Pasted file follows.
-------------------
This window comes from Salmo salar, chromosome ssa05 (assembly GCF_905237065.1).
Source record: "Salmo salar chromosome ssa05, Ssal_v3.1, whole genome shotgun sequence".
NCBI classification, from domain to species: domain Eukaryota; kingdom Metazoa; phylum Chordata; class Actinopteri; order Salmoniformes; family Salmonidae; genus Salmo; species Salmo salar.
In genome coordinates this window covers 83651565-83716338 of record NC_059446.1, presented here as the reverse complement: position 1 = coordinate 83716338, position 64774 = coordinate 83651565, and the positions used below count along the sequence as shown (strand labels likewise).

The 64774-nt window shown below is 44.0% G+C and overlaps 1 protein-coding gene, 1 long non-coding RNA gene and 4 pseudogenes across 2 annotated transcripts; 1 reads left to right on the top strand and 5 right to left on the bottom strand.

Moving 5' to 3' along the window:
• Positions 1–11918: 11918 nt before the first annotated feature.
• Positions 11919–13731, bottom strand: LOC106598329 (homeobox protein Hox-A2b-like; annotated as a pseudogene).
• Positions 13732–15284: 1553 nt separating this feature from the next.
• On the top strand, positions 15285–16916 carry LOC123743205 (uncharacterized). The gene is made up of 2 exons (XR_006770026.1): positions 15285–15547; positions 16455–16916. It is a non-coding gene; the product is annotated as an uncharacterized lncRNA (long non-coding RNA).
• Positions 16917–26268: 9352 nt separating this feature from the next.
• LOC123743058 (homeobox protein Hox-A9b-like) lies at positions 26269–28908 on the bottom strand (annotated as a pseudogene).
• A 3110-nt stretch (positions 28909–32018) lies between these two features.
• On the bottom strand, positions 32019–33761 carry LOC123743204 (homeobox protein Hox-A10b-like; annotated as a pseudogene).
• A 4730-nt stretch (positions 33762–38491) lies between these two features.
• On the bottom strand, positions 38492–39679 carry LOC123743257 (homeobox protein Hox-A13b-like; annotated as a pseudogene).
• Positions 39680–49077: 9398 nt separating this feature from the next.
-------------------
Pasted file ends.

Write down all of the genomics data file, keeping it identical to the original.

This window comes from Salmo salar, chromosome ssa05 (assembly GCF_905237065.1).
Source record: "Salmo salar chromosome ssa05, Ssal_v3.1, whole genome shotgun sequence".
NCBI classification, from domain to species: domain Eukaryota; kingdom Metazoa; phylum Chordata; class Actinopteri; order Salmoniformes; family Salmonidae; genus Salmo; species Salmo salar.
In genome coordinates this window covers 83651565-83716338 of record NC_059446.1, presented here as the reverse complement: position 1 = coordinate 83716338, position 64774 = coordinate 83651565, and the positions used below count along the sequence as shown (strand labels likewise).

The 64774-nt window shown below is 44.0% G+C and overlaps 1 protein-coding gene, 1 long non-coding RNA gene and 4 pseudogenes across 2 annotated transcripts; 1 reads left to right on the top strand and 5 right to left on the bottom strand.

Moving 5' to 3' along the window:
• Positions 1–11918: 11918 nt before the first annotated feature.
• Positions 11919–13731, bottom strand: LOC106598329 (homeobox protein Hox-A2b-like; annotated as a pseudogene).
• Positions 13732–15284: 1553 nt separating this feature from the next.
• On the top strand, positions 15285–16916 carry LOC123743205 (uncharacterized). The gene is made up of 2 exons (XR_006770026.1): positions 15285–15547; positions 16455–16916. It is a non-coding gene; the product is annotated as an uncharacterized lncRNA (long non-coding RNA).
• Positions 16917–26268: 9352 nt separating this feature from the next.
• LOC123743058 (homeobox protein Hox-A9b-like) lies at positions 26269–28908 on the bottom strand (annotated as a pseudogene).
• A 3110-nt stretch (positions 28909–32018) lies between these two features.
• On the bottom strand, positions 32019–33761 carry LOC123743204 (homeobox protein Hox-A10b-like; annotated as a pseudogene).
• A 4730-nt stretch (positions 33762–38491) lies between these two features.
• On the bottom strand, positions 38492–39679 carry LOC123743257 (homeobox protein Hox-A13b-like; annotated as a pseudogene).
• Positions 39680–49077: 9398 nt separating this feature from the next.